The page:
Madinah Wilson-Anton has taken one step closer to becoming the first Black Muslim women to be elected to the Delaware House of Representatives. Earlier this month, Wilson-Anton defeated 70-year-old incumbent, John Viola, to secure the Democratic nomination.
Wilson-Anton's primary race was too close for comfort. She defeated the incumbent by just 2% of the popular vote. In the sparsely populated state of Delaware, 2% accounts for just 43 votes. Thankful for the joyous occasion, she took to Twitter to celebrate.
“We won by 43 votes. 43 VOTES! Every. Single. Vote. Matters. THANK YOU! I am humbled by the trust that the voters have placed in me," she tweeted.
"Now, it’s time to win in November and get to work implementing our people-powered agenda. I’m proud to be on the side of the people."
In November, she will face off against Republican Timothy Conrad. If elected, the rising politician hopes to shake up the status quo in the state.
“Our legislators are so used to how things are that they lost the imagination for what’s possible. It’s the people that are within the system now that’s not going to fix it, so we need to elect people who will," she told the Newark Post.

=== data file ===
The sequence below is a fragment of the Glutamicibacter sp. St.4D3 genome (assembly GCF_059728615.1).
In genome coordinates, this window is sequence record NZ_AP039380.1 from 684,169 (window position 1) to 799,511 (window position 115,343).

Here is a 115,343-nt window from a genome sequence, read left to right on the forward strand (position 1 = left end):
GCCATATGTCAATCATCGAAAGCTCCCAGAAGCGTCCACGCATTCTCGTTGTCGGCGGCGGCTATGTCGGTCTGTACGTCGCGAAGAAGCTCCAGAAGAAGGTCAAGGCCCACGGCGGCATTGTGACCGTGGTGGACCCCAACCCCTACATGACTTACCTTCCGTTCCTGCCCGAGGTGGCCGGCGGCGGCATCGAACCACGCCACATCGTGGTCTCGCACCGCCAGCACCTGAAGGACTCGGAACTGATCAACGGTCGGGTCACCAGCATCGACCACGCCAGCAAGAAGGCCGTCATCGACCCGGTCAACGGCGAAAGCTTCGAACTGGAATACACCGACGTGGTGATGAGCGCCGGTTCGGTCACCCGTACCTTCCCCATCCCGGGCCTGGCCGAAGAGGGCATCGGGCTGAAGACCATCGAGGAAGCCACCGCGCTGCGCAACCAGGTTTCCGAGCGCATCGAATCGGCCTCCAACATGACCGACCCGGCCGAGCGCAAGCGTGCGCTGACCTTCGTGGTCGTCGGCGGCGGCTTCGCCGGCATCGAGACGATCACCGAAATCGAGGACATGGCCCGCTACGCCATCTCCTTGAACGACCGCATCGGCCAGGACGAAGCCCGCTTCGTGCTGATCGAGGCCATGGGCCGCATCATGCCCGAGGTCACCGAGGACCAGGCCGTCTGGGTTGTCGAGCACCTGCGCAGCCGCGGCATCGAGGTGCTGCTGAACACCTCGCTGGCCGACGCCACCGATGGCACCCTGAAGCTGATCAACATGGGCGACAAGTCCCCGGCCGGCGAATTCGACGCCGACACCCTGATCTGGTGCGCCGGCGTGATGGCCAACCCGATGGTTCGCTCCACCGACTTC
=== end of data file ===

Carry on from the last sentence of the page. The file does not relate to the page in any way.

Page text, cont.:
"A lot of things seem controversial in the legislative hall, but it’s not controversial at all when you talk to people in the community...Frustration really inspired me to run, because I’m tired of complaining, and I want to make a difference.”
Wilson-Anton is a Delaware native. Currently working at the University of Delaware's Biden Institute, she started her career in politics working as a legislative aid for John Viola. She now calls the experience "eye opening." After beating out her former boss, she is now on the precipice of history.
"I think it’s really important that the person representing our community - which is actually a majority-minority district, very young compared to other districts in the state and also very, very progressive - is someone who is fighting for the issues that are important to us and not just getting in line with the caucus," she said.
“The establishment wants us to wait in line for the changes we deserve, and our campaign has shown people are sick of waiting and are ready for change."
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